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There’s an unwritten rule in American politics that once you add an “ex” before your title of “President,” you pretty much bench yourself from the game unless a family member gets involved. That obviously doesn’t work for former President Barack Obama these days. Given his speech last night and posture heading into the fall campaign against his successor, it seems Obama has found the limits of hope but not in the power of change.
With language unheard of from a former President, Obama used his time addressing his Democratic Party’s virtual convention to cast Trump as lazy, incapable of doing the job or even taking it seriously. Instead, Obama said, Trump has shown “no interest in treating the presidency as anything but one more reality show that he can use to get the attention he craves.” His hopes that Trump would realize the responsibility on his shoulders came up empty, he said.
“Donald Trump hasn’t grown into the job because he can’t,” Obama said in a declaration that detonated decades of presidential detente.
As my former editors Nancy Gibbs and Michael Duffy observe in their history of ex-Presidents, it’s generally accepted that their fraternity is one that doesn’t squabble. As Gibbs and Duffy brand it in the title of their book, The Presidents Club is a chummy one. Exceptions can be made, as was the case when Bill Clinton boosted Hillary Rodham Clinton’s presidential ambitions or when both George H.W. Bush and George W. Bush came off the sidelines to help Jeb Bush’s fateful pursuit.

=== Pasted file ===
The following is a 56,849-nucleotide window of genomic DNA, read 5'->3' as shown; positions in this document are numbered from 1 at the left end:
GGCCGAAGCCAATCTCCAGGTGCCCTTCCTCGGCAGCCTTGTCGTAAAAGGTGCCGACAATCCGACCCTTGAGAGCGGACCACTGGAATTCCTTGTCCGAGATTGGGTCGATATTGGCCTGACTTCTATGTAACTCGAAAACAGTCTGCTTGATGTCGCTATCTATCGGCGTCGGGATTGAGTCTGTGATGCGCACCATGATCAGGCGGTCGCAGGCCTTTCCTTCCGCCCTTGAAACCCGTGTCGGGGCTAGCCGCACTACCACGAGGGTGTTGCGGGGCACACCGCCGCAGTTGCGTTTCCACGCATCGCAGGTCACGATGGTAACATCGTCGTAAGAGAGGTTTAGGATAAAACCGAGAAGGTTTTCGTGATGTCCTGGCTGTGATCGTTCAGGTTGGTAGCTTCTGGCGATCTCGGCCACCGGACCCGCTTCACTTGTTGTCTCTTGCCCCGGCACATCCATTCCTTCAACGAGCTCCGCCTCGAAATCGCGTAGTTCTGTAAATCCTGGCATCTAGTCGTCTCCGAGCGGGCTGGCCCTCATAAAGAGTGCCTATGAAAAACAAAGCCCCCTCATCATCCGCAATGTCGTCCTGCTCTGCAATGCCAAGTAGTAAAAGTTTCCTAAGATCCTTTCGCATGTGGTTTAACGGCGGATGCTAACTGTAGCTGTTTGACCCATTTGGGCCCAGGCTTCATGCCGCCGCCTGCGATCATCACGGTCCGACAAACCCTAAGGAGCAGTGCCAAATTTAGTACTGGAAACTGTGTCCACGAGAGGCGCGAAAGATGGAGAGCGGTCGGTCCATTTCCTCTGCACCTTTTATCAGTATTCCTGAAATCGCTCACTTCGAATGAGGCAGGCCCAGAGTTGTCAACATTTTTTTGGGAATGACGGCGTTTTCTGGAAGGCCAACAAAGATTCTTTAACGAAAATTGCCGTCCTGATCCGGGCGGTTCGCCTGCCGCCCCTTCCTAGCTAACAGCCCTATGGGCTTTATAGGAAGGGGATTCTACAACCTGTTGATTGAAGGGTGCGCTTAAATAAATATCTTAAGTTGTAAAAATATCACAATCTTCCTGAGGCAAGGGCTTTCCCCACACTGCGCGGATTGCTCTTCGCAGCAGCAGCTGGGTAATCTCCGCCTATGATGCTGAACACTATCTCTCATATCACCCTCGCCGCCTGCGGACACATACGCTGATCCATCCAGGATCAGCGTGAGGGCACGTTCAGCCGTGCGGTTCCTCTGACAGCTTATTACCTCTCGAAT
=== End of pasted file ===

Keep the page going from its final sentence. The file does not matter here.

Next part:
Otherwise, you hold your fire. George H.W. Bush chose not to speak when his own son won the Republican nomination in 2000 on a message that the elder Bush’s heir, Bill Clinton, was an adulterous scoundrel. Clinton didn’t mention George W. Bush once during his first post-White House trip to a convention in 2004. George W. Bush didn’t even attend the 2012 convention as Mitt Romney was trying to oust Bush’s successor, Obama. (Republicans weren’t exactly pining to have W. there, either, having not fully gotten past Bush’s misadventures in Iraq and Afghanistan.) All the while, Clinton in 2012 only went after Romney’s policy slidedeck, not his character.